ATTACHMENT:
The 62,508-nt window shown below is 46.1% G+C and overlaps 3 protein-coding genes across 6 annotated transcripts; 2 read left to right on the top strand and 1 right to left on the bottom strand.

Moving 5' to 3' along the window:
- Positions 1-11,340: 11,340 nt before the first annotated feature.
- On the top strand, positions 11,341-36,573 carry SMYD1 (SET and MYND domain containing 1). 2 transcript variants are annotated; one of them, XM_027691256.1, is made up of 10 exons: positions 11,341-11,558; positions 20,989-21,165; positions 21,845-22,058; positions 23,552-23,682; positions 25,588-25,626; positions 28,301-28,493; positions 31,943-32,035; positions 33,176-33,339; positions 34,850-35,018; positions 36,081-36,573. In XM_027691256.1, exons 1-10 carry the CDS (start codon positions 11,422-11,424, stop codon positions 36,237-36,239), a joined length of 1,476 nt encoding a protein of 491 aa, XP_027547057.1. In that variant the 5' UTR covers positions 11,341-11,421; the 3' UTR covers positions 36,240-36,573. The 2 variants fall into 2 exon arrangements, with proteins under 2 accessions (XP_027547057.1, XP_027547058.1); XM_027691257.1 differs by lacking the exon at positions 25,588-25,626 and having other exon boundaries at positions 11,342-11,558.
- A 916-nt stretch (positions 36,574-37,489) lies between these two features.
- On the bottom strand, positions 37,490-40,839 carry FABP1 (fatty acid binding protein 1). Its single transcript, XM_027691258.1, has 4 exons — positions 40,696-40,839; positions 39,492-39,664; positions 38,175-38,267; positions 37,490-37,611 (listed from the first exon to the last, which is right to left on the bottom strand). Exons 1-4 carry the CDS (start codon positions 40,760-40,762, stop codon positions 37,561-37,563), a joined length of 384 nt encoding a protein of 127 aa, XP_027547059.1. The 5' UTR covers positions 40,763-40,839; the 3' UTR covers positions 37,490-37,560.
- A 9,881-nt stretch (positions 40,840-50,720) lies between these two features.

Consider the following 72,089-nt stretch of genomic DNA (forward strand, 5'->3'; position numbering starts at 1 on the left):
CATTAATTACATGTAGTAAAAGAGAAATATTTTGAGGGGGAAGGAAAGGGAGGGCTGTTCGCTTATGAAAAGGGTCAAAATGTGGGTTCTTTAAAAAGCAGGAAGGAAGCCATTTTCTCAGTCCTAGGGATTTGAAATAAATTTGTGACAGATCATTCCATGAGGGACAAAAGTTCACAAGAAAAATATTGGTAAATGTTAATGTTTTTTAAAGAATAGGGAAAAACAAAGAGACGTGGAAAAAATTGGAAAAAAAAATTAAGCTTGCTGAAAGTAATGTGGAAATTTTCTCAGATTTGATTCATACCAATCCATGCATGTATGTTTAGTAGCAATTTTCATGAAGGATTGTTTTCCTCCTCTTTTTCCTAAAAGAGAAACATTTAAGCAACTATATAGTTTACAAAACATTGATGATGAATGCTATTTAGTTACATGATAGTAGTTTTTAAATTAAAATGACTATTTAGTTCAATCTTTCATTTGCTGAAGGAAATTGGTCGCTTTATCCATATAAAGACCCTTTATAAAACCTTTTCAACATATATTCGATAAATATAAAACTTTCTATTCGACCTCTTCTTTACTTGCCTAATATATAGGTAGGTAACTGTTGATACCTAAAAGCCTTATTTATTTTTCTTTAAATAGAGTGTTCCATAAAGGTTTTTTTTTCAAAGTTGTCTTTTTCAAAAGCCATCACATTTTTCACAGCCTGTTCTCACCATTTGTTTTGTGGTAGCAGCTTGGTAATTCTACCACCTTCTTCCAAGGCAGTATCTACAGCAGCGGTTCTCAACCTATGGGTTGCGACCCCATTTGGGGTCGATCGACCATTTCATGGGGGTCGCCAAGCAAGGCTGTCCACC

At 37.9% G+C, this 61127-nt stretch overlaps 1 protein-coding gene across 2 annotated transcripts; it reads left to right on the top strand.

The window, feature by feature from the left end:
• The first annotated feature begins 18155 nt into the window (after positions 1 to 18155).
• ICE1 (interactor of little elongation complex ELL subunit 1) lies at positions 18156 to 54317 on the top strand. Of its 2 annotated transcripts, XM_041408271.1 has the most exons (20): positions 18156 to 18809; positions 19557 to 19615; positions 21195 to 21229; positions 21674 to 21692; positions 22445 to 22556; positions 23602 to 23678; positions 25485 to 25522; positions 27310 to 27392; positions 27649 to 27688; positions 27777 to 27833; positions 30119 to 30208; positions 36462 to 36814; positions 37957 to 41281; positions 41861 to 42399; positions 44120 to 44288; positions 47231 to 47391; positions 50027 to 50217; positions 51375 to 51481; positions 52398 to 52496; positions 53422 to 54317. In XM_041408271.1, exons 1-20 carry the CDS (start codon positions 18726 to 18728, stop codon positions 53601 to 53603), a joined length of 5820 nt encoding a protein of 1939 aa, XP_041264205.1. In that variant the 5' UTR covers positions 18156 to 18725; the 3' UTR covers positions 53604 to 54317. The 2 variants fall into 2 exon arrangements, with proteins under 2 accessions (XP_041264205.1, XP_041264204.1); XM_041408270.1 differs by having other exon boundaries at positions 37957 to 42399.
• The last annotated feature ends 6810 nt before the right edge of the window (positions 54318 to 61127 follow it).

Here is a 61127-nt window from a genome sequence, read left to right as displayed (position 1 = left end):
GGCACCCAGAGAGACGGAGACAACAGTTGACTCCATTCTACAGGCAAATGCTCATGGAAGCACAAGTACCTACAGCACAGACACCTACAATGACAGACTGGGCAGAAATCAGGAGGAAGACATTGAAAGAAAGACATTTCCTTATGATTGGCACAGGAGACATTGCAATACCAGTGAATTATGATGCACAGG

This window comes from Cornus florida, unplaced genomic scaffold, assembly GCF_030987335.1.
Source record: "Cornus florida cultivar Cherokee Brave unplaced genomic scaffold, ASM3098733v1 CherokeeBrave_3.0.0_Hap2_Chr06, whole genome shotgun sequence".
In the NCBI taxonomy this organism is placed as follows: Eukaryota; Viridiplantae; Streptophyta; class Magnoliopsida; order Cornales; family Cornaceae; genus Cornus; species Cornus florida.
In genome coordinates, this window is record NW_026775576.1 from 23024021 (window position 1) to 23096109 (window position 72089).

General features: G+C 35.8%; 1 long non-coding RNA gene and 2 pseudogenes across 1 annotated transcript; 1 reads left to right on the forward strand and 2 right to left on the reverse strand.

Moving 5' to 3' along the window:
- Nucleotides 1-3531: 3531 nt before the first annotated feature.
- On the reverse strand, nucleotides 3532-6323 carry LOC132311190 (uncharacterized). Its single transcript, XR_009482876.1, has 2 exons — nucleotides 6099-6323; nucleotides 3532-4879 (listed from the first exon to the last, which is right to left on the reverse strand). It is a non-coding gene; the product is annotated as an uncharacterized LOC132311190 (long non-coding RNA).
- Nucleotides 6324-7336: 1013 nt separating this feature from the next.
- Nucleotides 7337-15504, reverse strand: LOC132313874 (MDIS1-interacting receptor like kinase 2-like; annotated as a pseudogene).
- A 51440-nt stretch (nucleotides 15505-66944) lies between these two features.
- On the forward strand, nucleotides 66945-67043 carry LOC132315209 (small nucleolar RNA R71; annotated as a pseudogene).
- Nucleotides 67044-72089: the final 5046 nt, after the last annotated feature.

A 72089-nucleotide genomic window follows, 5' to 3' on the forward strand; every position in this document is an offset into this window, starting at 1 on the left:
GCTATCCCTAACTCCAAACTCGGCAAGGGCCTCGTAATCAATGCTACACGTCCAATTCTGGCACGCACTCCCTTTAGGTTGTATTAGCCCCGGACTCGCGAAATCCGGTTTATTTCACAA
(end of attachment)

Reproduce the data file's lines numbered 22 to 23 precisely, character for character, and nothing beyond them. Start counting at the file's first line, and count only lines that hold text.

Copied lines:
Moving 5' to 3' along the window:
- Nucleotides 1-3531: 3531 nt before the first annotated feature.